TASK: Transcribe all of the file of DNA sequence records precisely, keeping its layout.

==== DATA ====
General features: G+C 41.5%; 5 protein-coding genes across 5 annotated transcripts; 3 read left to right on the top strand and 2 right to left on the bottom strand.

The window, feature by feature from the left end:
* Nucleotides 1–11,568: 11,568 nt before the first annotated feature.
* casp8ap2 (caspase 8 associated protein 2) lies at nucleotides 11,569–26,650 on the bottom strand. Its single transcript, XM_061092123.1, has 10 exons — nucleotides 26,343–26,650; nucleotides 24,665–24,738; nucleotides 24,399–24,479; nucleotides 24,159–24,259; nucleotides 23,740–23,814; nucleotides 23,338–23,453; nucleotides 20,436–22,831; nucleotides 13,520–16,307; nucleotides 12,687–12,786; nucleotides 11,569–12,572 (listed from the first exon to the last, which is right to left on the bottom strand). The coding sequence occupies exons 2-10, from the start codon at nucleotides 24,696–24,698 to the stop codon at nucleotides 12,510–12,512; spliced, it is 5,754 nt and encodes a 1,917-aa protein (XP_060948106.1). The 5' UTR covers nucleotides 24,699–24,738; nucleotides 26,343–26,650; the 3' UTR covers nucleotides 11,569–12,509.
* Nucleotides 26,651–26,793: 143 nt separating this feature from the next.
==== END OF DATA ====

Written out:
General features: G+C 41.5%; 5 protein-coding genes across 5 annotated transcripts; 3 read left to right on the top strand and 2 right to left on the bottom strand.

The window, feature by feature from the left end:
* Nucleotides 1–11,568: 11,568 nt before the first annotated feature.
* casp8ap2 (caspase 8 associated protein 2) lies at nucleotides 11,569–26,650 on the bottom strand. Its single transcript, XM_061092123.1, has 10 exons — nucleotides 26,343–26,650; nucleotides 24,665–24,738; nucleotides 24,399–24,479; nucleotides 24,159–24,259; nucleotides 23,740–23,814; nucleotides 23,338–23,453; nucleotides 20,436–22,831; nucleotides 13,520–16,307; nucleotides 12,687–12,786; nucleotides 11,569–12,572 (listed from the first exon to the last, which is right to left on the bottom strand). The coding sequence occupies exons 2-10, from the start codon at nucleotides 24,696–24,698 to the stop codon at nucleotides 12,510–12,512; spliced, it is 5,754 nt and encodes a 1,917-aa protein (XP_060948106.1). The 5' UTR covers nucleotides 24,699–24,738; nucleotides 26,343–26,650; the 3' UTR covers nucleotides 11,569–12,509.
* Nucleotides 26,651–26,793: 143 nt separating this feature from the next.